Will the SEC take action? I don't think so. But this issue is potentially where the rubber hits the road for the SEC. If they take action on 12-b1 fees, then you know they're serious about mutual fund regulation.

The whole structure of the fund industry is really dependent on 12-b1 fees now, so I can't even imagine the squawking there would be if the SEC considered restricting 12-b1 fees.

Q: What's the most important challenge facing the mutual fund industry today?

A: Competence. Simply, the talent pool in the mutual fund industry is so diluted, and the number of offerings is so vast. The results are generally so poor that I think people are losing faith in the competence of the mutual fund industry. In order to prosper, the fund industry needs to show it can pick stocks - that it knows when to buy stocks, and when to sell stocks. Ultimately, fund managers need to show that they can produce performance that beats the unmanaged indexes. Until they do that, they really have no reason to exist.

Q: FundAlarm.com keeps a list of funds to avoid. What criteria do you look at when compiling those lists?

A: It's quite mechanical. Basically, I put every fund into a benchmark category. There are five main categories - large-cap, mid-cap, small-cap, balanced, and international. Then there are six specialty categories. I compare every fund to its benchmark, and in my lists each benchmark is an actual fund, rather than an index. For example, large-cap funds are benchmarked to the Vanguard 500 index fund; the mid-cap funds are compared to the Dreyfus Mid-Cap Index because Vanguard didn't have a mid-cap fund when I started this. Small-cap funds are up against Vanguard's small-cap index fund tied to the S&P SmallCap 600.

International funds are up against the Schwab International index fund because again Vanguard didn't have one at the time. Balanced funds are benchmarked to Vanguard's Balanced Index.

If a fund has trailed its respective benchmark for the last year, three years, and five years, then it goes on what I call my three-alarm list. There's a lot of misunderstanding concerning the three-alarm lists, and part of it my fault, and part of it is that people are looking for easy answers. The three-alarm list is not a recommended sell list or automatic sell list. Basically it's designed to tell people that if your fund is on the list, then at least take a good look at it and see why.

I liken the list to the tired old analogy of the smoke detector. If it goes off, your house could be on fire. But it could also be cobwebs in the smoke detector, in which case you just change the batteries and go back to sleep.

The list just signals that people should take a look at these funds if they own them. It doesn't mean you should sell the fund, but you want to examine why the fund is underperforming. For example, when growth was hot in the 1990s, value funds compared against the S&P 500 index didn't do that well. A lot of those value funds ended up on the three-alarm lists, even if they were performing well against other similar value funds. So in that case it makes sense to hold it even though the fund made the three-alarm list. And you always want to take into account the tax consequences of selling a fund.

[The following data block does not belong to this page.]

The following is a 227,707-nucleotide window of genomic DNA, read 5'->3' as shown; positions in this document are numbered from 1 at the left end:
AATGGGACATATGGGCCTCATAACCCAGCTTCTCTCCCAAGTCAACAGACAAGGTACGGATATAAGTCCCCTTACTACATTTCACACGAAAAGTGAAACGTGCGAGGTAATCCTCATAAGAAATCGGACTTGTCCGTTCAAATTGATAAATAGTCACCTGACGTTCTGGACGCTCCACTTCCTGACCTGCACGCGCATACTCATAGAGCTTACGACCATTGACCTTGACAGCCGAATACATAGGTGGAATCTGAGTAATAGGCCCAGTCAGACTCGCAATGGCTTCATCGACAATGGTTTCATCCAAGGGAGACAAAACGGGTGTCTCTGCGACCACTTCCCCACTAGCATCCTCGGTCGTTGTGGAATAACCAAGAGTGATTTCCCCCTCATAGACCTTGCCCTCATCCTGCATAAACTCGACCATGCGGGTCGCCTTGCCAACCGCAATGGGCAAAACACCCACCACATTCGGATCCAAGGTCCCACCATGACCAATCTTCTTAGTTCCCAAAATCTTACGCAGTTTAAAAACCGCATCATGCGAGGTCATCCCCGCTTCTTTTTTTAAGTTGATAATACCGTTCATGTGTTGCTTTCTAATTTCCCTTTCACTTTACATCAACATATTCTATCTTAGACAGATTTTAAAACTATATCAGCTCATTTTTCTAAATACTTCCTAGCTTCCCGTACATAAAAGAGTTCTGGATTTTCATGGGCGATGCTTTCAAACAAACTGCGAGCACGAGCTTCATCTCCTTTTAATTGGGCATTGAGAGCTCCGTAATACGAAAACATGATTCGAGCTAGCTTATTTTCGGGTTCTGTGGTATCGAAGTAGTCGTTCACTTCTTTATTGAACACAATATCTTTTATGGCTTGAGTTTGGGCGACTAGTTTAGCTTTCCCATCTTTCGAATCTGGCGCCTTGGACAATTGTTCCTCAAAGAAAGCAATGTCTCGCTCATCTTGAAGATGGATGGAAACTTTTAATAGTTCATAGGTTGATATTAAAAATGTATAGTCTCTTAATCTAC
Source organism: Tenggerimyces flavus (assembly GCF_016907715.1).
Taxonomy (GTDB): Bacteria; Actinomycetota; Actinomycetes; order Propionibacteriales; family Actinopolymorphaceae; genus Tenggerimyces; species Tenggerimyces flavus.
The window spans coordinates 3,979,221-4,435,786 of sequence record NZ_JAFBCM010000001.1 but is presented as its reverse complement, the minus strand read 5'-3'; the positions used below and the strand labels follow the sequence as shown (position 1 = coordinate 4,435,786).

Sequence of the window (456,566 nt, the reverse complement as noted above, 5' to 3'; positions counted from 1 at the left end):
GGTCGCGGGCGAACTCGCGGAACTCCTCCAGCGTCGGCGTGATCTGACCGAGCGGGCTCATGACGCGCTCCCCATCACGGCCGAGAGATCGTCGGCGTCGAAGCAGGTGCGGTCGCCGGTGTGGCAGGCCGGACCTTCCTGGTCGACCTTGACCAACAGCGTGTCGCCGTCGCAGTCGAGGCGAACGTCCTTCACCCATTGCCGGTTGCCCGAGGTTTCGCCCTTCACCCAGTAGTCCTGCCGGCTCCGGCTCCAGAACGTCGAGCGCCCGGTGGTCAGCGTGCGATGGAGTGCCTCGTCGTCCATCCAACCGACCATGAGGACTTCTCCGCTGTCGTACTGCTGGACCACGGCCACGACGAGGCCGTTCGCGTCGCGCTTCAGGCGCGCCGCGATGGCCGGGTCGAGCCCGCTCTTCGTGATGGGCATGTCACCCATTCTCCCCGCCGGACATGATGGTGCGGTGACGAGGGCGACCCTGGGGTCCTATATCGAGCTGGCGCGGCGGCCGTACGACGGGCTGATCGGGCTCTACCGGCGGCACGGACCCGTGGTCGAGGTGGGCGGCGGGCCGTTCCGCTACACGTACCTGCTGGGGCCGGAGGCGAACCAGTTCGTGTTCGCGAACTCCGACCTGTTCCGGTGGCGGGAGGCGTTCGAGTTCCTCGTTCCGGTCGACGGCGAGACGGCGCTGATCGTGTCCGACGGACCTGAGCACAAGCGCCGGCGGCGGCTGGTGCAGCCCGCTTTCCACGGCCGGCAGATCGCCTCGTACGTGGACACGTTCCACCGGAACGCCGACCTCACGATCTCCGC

The criteria are very simple, and I think people like the simplicity because it gives them a clear answer. But it's not the only answer, and people need to take a closer look beyond the list.

Q: What's your take on the counterproductive mutual fund asset flows in the industry? Why do investors buy high and sell low?

A: This is an area where the mutual fund industry is not entirely to blame. Mutual fund companies have products and naturally they're going to push their products. When they advertise fund performance, I think they do have to do a better job of putting that performance in perspective. Certainly that contributes to the "buy high" phenomenon.

But mutual fund investing involves a certain amount of psychology, and unfortunately it seems that we're hardwired to make these mistakes - it's human nature. Perhaps the problem stems from the way we shop for most items in our consumer lives. If you're going to buy for example a stereo, you look at Consumer Reports to see who has the highest ratings. You can look at Morningstar or other fund trackers to find the hottest mutual fund. Maybe the way we're conditioned to shop predisposes us to make bad decisions in investing. We buy the fund with the best recent performance, just like the way we buy the stereo with the best up-to-date ratings.

So maybe we can blame our parents [laughs]. We're shopping the way they told us to; only it just doesn't seem to work for mutual funds.